19 April 2010

Fly-by-Wire Brains: Melt in Place Brain Machine Interfaces

The stretchable, ultrathin design would make for better brain-computer interfaces (BCIs), which record brain activity in paralyzed patients and translate thoughts into movements of computer cursors or robotic arms. Because it’s so thin and flexible, a silk-based device could reach regions of the brain that were previously inaccessible. _Wired

Brain scientists are making progress in the design of better brain-machine interfaces. The newest version -- pictured above -- is a surface mount electrode array that conforms to the curvature of the underlying brain, "melting" in place for better connection.
Now a group of researchers is building biocompatible electronics on thin, flexible substrates. The group hopes to create neural interfaces that take higher-resolution measurements than what's available today without irritating or scarring brain tissue.

"Biocompatibility is a major challenge for new generations of medical implants," says Brian Litt, professor of neurology and bioengineering at the University of Pennsylvania Medical School. "We wanted to make devices that are ultrathin and can be inserted into the brain through small holes in the skull, and be made out of materials that are biocompatible," he says. Litt is working with researchers at the University of Illinois at Urbana-Champaign who are building high-performance flexible electronics from silicon and other conventional materials on substrates of biodegradable, mechanically strong silk films provided by researchers at Tufts University.

This week in the journal Nature Materials, the team reports using a silk electrode device to measure electrical activity from the surface of the brain in cats. Silk is mechanically strong--that means the films can be rolled up and inserted through a small hole in the skull--yet can dissolve into harmless biomolecules over time. When it's placed on brain tissue and wetted with saline, a silk film will shrink-wrap around the surface of the brain, bringing electrodes with it into the wrinkles of the tissue. Conventional surface electrode arrays can't reach these crevices, which make up a large amount of the brain's surface area. _MITTechReview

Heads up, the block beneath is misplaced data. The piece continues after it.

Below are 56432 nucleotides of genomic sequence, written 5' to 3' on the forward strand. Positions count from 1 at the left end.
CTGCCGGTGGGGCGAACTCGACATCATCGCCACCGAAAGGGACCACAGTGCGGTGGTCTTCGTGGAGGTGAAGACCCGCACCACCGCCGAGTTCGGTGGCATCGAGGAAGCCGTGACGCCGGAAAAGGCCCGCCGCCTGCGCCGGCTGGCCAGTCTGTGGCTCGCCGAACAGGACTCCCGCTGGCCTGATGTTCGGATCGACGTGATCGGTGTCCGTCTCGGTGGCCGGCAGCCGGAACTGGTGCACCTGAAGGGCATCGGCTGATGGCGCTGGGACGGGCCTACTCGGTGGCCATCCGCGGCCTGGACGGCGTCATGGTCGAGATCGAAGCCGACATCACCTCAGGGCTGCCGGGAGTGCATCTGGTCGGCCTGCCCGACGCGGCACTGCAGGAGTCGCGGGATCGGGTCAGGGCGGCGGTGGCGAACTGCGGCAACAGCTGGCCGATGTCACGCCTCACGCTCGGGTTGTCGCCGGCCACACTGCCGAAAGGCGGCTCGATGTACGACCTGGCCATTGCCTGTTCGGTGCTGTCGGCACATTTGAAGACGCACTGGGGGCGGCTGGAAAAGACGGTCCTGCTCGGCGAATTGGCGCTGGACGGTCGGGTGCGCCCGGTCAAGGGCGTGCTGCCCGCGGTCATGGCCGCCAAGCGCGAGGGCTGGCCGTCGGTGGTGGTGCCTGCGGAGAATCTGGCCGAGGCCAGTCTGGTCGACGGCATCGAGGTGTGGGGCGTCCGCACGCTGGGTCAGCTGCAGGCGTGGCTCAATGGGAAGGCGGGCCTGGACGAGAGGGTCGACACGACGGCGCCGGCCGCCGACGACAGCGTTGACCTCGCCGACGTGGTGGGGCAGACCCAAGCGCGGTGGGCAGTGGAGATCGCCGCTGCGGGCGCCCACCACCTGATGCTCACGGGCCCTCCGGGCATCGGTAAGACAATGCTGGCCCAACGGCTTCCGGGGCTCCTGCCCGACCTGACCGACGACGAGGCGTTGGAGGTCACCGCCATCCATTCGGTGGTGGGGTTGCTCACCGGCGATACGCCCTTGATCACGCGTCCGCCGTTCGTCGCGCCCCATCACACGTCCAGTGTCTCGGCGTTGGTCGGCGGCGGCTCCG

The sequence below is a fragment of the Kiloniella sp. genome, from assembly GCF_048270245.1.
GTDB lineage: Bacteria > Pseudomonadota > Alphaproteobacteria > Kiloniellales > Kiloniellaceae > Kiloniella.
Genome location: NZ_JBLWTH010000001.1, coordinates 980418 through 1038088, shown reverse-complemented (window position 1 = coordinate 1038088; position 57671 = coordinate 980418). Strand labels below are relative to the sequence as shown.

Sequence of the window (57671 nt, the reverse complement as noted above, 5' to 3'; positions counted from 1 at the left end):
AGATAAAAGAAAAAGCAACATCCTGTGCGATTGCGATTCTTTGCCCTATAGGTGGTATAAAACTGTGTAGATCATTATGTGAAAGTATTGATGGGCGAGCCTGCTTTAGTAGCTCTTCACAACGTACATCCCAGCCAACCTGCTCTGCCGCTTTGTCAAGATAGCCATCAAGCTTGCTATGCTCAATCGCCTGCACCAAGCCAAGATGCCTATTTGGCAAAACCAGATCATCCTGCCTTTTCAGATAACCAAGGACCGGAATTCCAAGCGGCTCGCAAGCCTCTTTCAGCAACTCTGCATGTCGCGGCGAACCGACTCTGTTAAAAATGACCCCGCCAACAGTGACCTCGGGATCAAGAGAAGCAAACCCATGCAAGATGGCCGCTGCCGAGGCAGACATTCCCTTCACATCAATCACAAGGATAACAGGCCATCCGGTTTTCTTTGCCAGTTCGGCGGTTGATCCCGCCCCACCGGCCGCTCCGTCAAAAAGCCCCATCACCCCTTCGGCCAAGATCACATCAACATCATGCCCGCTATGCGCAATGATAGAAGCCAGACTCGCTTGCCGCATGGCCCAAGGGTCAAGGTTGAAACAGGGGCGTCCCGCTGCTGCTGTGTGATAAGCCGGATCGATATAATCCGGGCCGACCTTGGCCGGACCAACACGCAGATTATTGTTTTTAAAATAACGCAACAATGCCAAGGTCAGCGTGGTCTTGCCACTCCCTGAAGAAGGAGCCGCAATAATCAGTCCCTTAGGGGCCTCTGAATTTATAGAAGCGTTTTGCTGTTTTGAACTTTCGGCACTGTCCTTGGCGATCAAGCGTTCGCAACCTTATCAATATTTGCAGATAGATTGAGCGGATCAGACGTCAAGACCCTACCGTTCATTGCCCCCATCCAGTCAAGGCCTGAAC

More on this new approach from Wired:
The research team printed electrode arrays onto silk films that disintegrate after they are placed on the brain’s surface and flushed with saline. They’re just 2.5 microns thick, so thin that they need to rest on a platform so they don’t fall apart during fabrication or implantation. After the silk film dissolves, the array wraps around the curves on the brain.

...The scientists would like to extend their findings by making fully dissolvable implantable electronics for monitoring and stimulating tissue growth. They have also developed rolled-up devices, which they could deliver to the brain without making large holes in the skull during surgery. Eventually, they hope to adapt the technology for retinal and cochlear implants and to treat patients with a wide range of psychiatric and neurological diseases. _Wired

This approach is certainly better than the scar-inducing metallic electrodes that penetrate -- and inadvertently destroy -- deep brain tissue. But it is a far cry from the elegant targeted self-assembly process by which the brain originally develops, and constantly re-forms itself throughout its lifetime.

A surface-mount conformable biocompatible electrode array is only the starting point. Such a surface mounted array would naturally constitute a "base station" for sending targeted and self-assembling probes safely into the brain to connect with specific brain pathways and grey matter nuclei.

The U Penn researchers have developed a fascinating early incarnation of a system that will grow far more sophisticated and complex as the tools from biotech, nanotech, materials science, and information technology become available.

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